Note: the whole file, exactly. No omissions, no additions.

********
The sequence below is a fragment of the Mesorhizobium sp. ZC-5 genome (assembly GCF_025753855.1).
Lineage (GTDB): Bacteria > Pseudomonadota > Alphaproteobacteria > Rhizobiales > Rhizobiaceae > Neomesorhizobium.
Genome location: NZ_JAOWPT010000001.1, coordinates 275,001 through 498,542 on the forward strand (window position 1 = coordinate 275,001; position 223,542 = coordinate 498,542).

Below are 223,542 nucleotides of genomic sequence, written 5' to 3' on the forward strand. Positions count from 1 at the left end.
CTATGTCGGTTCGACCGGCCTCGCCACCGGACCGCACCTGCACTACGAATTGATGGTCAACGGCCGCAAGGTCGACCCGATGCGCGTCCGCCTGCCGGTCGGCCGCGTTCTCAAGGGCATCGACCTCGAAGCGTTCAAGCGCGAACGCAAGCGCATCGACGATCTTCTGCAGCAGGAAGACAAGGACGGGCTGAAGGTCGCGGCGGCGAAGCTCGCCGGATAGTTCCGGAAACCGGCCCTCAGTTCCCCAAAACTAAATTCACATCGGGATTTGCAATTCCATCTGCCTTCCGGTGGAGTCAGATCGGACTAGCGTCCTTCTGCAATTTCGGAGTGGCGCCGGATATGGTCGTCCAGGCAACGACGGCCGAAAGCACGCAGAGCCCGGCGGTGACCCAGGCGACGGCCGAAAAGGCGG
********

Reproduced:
The sequence below is a fragment of the Mesorhizobium sp. ZC-5 genome (assembly GCF_025753855.1).
Lineage (GTDB): Bacteria > Pseudomonadota > Alphaproteobacteria > Rhizobiales > Rhizobiaceae > Neomesorhizobium.
Genome location: NZ_JAOWPT010000001.1, coordinates 275,001 through 498,542 on the forward strand (window position 1 = coordinate 275,001; position 223,542 = coordinate 498,542).

Below are 223,542 nucleotides of genomic sequence, written 5' to 3' on the forward strand. Positions count from 1 at the left end.
CTATGTCGGTTCGACCGGCCTCGCCACCGGACCGCACCTGCACTACGAATTGATGGTCAACGGCCGCAAGGTCGACCCGATGCGCGTCCGCCTGCCGGTCGGCCGCGTTCTCAAGGGCATCGACCTCGAAGCGTTCAAGCGCGAACGCAAGCGCATCGACGATCTTCTGCAGCAGGAAGACAAGGACGGGCTGAAGGTCGCGGCGGCGAAGCTCGCCGGATAGTTCCGGAAACCGGCCCTCAGTTCCCCAAAACTAAATTCACATCGGGATTTGCAATTCCATCTGCCTTCCGGTGGAGTCAGATCGGACTAGCGTCCTTCTGCAATTTCGGAGTGGCGCCGGATATGGTCGTCCAGGCAACGACGGCCGAAAGCACGCAGAGCCCGGCGGTGACCCAGGCGACGGCCGAAAAGGCGG